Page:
Donovan Smith, 2011, Owings Mills
by Nelson Coffin
“Hype” is not a word typically associated with Donovan Smith, owing more to his high school’s low football profile in the Baltimore Metro Area than to his extraordinary talent.
Well before Smith enrolled at Owings Mills High School after moving from his native New York to live with his aunt and uncle, the Eagles were hardly known for their gridiron prowess.
Before Smith arrived, the program had never won a state title and earned only four playoff appearances since 1986.
Unfortunately for the Golden Eagles, they never qualified for postseason play during Smith’s time there either — and have had only two other such opportunities since Smith graduated — without a championship.
With that in mind, it’s no wonder college scouts were unfamiliar with the Baltimore County Public School’s ability to produce big-time football talent.
Still, it’s difficult to hide a 6-foot-5, 280 pound left tackle prospect who did not allow a sack over a two-year period in high school.
That’s why Smith was “discovered” by recruiters from Syracuse, Rutgers and Michigan State universities — among many other Power Five conference schools — before ultimately choosing Penn State University.
After all, VSN’s No. 1 Offensive Lineman of the Decade was that dominant while performing for a team that had a 53-game losing streak snapped his junior year.
The Nittany Lions certainly took notice and lured him to State College after watching his artistry in the trenches following his arrival on the national scene at the U.S. Army All-American Bowl Underclassman Combine in Texas following his senior campaign at Owings Mills.
That summer, at the prestigious Football University camp in Annapolis, Smith shined again and was named its top lineman.
After that impressive showing, Smith then earned an invitation to the Top Gun camp in Williamsburg, Va., where he was named the top offensive lineman after challenging some of the top national defensive lineman.
Smith more than held his own, winning his biggest test against the most promising defensive end prospect in the Class of 2011, Stephon Tuitt, who would go on to accumulate 27 sacks in his ongoing six-year tenure with the Pittsburgh Steelers.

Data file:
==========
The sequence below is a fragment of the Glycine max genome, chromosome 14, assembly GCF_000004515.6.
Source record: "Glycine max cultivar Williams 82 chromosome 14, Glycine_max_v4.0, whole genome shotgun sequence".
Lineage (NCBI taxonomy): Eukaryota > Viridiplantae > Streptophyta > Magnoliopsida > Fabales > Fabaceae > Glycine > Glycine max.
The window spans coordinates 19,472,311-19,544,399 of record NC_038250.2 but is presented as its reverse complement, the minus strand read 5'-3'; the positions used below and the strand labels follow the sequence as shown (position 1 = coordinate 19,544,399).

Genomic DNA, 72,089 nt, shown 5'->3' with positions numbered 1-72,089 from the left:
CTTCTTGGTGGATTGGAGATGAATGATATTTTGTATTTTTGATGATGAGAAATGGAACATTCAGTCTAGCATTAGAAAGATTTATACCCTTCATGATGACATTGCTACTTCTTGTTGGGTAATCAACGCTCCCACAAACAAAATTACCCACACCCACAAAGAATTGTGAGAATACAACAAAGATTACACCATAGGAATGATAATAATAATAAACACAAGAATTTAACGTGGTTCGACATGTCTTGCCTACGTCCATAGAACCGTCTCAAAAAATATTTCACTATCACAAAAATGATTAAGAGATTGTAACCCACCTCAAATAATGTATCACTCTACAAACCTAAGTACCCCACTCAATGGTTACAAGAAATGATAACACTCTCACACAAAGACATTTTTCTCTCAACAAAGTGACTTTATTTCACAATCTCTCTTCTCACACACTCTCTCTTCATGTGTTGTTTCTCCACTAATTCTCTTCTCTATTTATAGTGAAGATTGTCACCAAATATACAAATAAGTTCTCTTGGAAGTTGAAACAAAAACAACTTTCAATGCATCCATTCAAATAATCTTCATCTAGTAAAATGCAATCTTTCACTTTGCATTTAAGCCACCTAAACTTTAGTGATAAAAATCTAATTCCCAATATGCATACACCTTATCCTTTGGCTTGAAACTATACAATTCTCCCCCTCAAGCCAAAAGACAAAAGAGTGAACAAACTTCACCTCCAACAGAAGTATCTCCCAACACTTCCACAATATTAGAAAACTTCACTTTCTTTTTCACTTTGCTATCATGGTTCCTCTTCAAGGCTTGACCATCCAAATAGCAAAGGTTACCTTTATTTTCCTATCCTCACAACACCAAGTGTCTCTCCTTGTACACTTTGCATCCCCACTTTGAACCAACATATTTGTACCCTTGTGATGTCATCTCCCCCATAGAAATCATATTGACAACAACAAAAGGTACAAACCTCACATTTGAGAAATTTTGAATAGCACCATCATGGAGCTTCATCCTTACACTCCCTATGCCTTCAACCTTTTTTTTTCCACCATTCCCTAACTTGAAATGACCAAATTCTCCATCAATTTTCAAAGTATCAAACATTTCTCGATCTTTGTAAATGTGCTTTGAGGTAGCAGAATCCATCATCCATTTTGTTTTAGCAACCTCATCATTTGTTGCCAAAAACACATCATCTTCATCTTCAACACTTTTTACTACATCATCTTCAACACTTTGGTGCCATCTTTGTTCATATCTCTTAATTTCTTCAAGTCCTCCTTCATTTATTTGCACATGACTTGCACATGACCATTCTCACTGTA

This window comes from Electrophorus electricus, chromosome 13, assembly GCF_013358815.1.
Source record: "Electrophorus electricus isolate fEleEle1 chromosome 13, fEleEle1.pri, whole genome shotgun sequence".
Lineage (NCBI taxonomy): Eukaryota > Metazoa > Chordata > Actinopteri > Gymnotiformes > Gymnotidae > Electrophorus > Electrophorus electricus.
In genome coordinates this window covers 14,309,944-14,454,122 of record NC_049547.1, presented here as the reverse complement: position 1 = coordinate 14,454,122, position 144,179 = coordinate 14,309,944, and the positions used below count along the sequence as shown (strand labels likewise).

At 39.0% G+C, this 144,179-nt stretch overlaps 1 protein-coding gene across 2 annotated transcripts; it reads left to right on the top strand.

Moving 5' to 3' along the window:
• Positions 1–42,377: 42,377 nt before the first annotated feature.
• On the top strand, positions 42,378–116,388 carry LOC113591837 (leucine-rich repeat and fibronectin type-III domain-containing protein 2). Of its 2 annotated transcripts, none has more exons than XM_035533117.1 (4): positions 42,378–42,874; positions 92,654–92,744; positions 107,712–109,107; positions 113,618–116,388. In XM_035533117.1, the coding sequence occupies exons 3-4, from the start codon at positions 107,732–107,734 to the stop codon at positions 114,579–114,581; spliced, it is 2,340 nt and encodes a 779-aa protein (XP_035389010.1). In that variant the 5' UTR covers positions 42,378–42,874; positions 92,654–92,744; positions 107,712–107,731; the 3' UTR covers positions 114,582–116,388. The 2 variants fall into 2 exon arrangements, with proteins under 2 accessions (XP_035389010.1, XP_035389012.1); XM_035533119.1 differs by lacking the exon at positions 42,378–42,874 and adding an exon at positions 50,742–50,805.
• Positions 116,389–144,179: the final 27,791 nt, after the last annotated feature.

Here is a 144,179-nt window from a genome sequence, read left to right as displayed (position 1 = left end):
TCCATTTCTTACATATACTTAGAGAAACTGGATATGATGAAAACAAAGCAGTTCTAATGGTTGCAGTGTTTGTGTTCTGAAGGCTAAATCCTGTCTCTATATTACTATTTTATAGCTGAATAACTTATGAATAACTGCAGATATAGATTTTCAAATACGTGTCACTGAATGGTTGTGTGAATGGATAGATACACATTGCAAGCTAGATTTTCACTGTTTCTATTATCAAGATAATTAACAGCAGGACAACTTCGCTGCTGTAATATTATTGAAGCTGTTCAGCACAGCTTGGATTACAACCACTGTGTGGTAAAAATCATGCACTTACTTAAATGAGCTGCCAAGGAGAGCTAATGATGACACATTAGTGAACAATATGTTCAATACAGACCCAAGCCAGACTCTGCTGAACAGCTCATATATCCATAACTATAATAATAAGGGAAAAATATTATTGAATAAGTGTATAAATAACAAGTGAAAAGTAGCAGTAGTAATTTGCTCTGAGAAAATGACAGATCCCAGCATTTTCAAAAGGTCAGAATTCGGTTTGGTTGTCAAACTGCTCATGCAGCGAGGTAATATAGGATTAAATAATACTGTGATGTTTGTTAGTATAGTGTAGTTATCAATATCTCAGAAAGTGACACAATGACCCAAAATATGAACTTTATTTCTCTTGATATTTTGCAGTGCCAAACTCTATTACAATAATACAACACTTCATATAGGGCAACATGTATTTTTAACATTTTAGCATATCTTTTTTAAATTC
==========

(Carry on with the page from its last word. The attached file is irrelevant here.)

At Penn State, Smith was part of the “Supa Six,” the nickname for a group of first-year starters that included fellow red-shirt freshmen Deion Barnes and Kyle Carter and true sophomores Adrian Amos (Calvert Hall College High School), Bill Belton and Allen Robinson.
All of them eventually were signed by NFL teams with Robinson (Chicago Bears), Amos (Bears, Green Bay Packers) and Smith (Tampa Bay Bucs) having the most impact in the professional ranks.
First, though, Smith and his buddies had to learn the ropes in the Big Ten Conference.
It was in State College where Smith really made a name for himself, staying focused enough to polish his craft against stiff competition despite the turmoil surrounding the Jerry Sandusky scandal, the death of legendary coach Joe Paterno and coaching changes from Bill O’Brien to James Franklin.
Although he could have fled to another school while maintaining eligibility during the Sandusky strife, staying true to himself and Penn State said as much about how Smith dealt with adversity as it did about his ability to pancake a rival 5 yards downfield.
“Not a lot of people other than the guys in the locker room can say they have been through what we have been through,” Smith told the postgame.com website. “It groomed us into the men we are today. It (taught) us about integrity and loyalty, because you know, we could have jumped ship without any penalty, but we wanted to stay committed to the university and the fans.”
Smith made the Big Ten All-Freshman team as a rookie after starting nine games for the Nittany Lions, who led the conference in total yardage per game that season.
He started 22 more games as a collegian, growing his game to greater heights and his girth to 335 pounds before entering early for the 2015 NFL draft with one year of college eligibility remaining.
Smith was drafted early in the second round — and 34th overall — at the event by the Bucs, and subsequently earned a spot on the Pro Football Writers of America All-Rookie team with college teammate Amos and fellow Maryland public school star Rob Havenstein (Linganore High School).
Smith started all 64 of the team’s regular-season games in his first four seasons before signing a three-year, $41.25 million contract extension.
According to Pro Football Reference, the then-25-year-old Penn State alumnus ranked 15th among tackles in approximate value while on his rookie contract, which is why the organization felt that he was worth the $27 million guaranteed in the deal.
After all, he had played 99 percent of the NFC South team’s offensive snaps since entering the league, until logging 86 percent of them in a 38-10 blowout win over the Green Bay Packers in mid-October.
Prior to earning some time on the sideline during the lopsided victory, Smith had been on the field for every offensive snap in 2020 while protecting vaunted veteran quarterback Tom Brady’s “blind side” for a team that was considered to be a serious Super Bowl contender.